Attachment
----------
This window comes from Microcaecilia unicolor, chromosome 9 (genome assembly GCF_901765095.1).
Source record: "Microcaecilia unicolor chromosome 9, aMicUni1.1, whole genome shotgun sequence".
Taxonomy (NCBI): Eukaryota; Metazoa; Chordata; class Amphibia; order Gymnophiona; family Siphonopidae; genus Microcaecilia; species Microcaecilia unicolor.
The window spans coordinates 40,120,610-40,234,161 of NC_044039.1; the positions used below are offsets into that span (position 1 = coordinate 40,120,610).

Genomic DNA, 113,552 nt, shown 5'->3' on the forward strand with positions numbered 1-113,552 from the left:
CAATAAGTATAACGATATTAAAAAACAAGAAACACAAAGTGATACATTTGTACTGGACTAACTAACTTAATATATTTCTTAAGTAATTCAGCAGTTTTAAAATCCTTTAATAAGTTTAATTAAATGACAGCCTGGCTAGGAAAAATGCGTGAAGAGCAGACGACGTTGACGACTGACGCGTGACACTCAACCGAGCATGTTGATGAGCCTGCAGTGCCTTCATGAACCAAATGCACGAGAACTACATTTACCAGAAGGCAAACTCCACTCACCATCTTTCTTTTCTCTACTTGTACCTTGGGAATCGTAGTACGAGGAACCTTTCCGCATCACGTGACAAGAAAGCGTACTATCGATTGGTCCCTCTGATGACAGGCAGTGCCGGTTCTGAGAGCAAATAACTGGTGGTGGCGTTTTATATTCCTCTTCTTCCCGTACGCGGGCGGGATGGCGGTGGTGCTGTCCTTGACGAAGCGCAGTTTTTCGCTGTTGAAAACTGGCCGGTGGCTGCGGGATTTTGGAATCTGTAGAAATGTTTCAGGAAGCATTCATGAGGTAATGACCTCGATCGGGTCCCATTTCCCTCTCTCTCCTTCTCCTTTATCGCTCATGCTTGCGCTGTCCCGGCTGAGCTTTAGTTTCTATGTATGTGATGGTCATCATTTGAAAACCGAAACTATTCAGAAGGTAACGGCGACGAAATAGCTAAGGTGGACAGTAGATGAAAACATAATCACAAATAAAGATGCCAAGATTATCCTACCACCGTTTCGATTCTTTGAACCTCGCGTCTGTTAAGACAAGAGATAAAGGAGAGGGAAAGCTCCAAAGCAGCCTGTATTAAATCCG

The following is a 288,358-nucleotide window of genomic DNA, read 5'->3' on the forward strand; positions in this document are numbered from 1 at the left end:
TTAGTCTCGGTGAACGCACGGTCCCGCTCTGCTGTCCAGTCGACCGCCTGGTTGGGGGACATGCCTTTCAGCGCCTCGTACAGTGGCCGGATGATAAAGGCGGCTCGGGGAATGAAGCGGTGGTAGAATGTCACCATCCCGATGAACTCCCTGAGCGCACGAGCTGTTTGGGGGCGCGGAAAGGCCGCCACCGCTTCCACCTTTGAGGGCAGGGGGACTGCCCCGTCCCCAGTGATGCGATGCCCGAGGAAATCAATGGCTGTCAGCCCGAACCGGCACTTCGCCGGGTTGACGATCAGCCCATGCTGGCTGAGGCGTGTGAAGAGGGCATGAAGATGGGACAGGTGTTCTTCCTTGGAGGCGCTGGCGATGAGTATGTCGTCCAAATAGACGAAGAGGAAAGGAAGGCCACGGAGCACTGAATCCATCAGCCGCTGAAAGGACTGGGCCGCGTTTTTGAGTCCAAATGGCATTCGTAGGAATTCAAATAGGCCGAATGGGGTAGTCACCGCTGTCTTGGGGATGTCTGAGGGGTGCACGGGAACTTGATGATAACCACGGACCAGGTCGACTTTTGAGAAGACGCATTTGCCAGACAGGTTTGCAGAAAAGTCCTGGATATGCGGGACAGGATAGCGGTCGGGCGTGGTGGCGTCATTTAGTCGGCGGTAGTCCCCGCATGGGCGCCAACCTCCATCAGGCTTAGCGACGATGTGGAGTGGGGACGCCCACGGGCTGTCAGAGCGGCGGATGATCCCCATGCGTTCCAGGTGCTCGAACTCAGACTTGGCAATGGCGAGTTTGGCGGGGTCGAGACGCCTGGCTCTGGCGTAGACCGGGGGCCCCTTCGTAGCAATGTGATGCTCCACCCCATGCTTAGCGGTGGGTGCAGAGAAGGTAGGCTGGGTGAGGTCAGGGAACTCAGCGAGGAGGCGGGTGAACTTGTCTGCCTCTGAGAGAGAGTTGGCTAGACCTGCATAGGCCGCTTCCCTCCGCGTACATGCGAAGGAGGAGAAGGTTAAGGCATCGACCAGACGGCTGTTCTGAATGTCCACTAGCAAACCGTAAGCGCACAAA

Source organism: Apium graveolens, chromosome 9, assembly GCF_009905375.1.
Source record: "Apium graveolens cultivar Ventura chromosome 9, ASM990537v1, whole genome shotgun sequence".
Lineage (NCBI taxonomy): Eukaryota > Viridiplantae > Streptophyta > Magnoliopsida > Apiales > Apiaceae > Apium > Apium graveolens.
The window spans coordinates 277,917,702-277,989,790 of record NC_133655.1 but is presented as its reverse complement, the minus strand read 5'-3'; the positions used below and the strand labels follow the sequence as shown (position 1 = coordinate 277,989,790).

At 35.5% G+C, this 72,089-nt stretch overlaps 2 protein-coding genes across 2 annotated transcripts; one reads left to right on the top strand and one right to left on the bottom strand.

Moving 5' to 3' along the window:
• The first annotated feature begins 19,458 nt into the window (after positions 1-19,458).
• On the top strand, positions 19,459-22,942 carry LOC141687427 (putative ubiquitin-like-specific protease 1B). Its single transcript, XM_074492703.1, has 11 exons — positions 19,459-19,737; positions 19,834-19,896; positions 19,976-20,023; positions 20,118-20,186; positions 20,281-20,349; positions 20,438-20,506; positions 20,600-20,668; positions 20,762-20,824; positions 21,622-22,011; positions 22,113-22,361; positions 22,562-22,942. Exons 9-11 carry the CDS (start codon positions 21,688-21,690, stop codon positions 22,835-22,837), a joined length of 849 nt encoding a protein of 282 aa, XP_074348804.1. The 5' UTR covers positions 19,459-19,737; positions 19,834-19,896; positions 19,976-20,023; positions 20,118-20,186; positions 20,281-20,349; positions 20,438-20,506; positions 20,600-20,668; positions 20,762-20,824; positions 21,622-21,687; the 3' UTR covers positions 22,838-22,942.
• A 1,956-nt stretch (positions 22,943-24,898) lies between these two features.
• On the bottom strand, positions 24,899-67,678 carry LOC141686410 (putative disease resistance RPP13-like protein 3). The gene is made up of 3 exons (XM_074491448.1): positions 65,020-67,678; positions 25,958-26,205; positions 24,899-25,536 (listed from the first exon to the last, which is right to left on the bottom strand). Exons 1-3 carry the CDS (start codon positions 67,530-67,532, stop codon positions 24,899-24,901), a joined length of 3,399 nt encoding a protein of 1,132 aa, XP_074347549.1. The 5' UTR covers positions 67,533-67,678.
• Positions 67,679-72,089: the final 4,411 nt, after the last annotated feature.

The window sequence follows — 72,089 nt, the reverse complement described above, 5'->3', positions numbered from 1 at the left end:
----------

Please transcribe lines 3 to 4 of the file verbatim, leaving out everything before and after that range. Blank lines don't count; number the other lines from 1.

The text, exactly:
Taxonomy (NCBI): Eukaryota; Metazoa; Chordata; class Amphibia; order Gymnophiona; family Siphonopidae; genus Microcaecilia; species Microcaecilia unicolor.
The window spans coordinates 40,120,610-40,234,161 of NC_044039.1; the positions used below are offsets into that span (position 1 = coordinate 40,120,610).